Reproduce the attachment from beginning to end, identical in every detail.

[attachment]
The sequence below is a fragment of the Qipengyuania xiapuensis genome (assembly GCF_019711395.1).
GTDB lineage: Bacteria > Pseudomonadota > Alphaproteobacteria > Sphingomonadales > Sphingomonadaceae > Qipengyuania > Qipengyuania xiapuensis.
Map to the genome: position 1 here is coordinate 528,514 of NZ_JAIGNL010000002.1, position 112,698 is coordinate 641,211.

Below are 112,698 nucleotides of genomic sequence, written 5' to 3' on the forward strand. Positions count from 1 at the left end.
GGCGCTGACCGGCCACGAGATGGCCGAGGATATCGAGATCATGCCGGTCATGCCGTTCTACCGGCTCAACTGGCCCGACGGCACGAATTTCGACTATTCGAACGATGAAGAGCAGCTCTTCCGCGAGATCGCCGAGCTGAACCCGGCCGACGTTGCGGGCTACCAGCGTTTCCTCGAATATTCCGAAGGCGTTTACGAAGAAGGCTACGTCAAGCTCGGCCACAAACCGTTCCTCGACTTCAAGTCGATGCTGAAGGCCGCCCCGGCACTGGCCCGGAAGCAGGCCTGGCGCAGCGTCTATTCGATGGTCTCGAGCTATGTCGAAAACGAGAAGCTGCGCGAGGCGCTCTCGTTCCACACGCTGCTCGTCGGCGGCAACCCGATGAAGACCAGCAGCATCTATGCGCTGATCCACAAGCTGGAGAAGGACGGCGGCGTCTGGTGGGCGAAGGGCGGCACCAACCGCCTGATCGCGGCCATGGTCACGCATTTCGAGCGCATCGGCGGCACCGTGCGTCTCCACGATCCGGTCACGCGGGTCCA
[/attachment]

The sequence below is a fragment of the Qipengyuania xiapuensis genome (assembly GCF_019711395.1).
GTDB lineage: Bacteria > Pseudomonadota > Alphaproteobacteria > Sphingomonadales > Sphingomonadaceae > Qipengyuania > Qipengyuania xiapuensis.
Map to the genome: position 1 here is coordinate 528,514 of NZ_JAIGNL010000002.1, position 112,698 is coordinate 641,211.

Below are 112,698 nucleotides of genomic sequence, written 5' to 3' on the forward strand. Positions count from 1 at the left end.
GGCGCTGACCGGCCACGAGATGGCCGAGGATATCGAGATCATGCCGGTCATGCCGTTCTACCGGCTCAACTGGCCCGACGGCACGAATTTCGACTATTCGAACGATGAAGAGCAGCTCTTCCGCGAGATCGCCGAGCTGAACCCGGCCGACGTTGCGGGCTACCAGCGTTTCCTCGAATATTCCGAAGGCGTTTACGAAGAAGGCTACGTCAAGCTCGGCCACAAACCGTTCCTCGACTTCAAGTCGATGCTGAAGGCCGCCCCGGCACTGGCCCGGAAGCAGGCCTGGCGCAGCGTCTATTCGATGGTCTCGAGCTATGTCGAAAACGAGAAGCTGCGCGAGGCGCTCTCGTTCCACACGCTGCTCGTCGGCGGCAACCCGATGAAGACCAGCAGCATCTATGCGCTGATCCACAAGCTGGAGAAGGACGGCGGCGTCTGGTGGGCGAAGGGCGGCACCAACCGCCTGATCGCGGCCATGGTCACGCATTTCGAGCGCATCGGCGGCACCGTGCGTCTCCACGATCCGGTCACGCGGGTCCA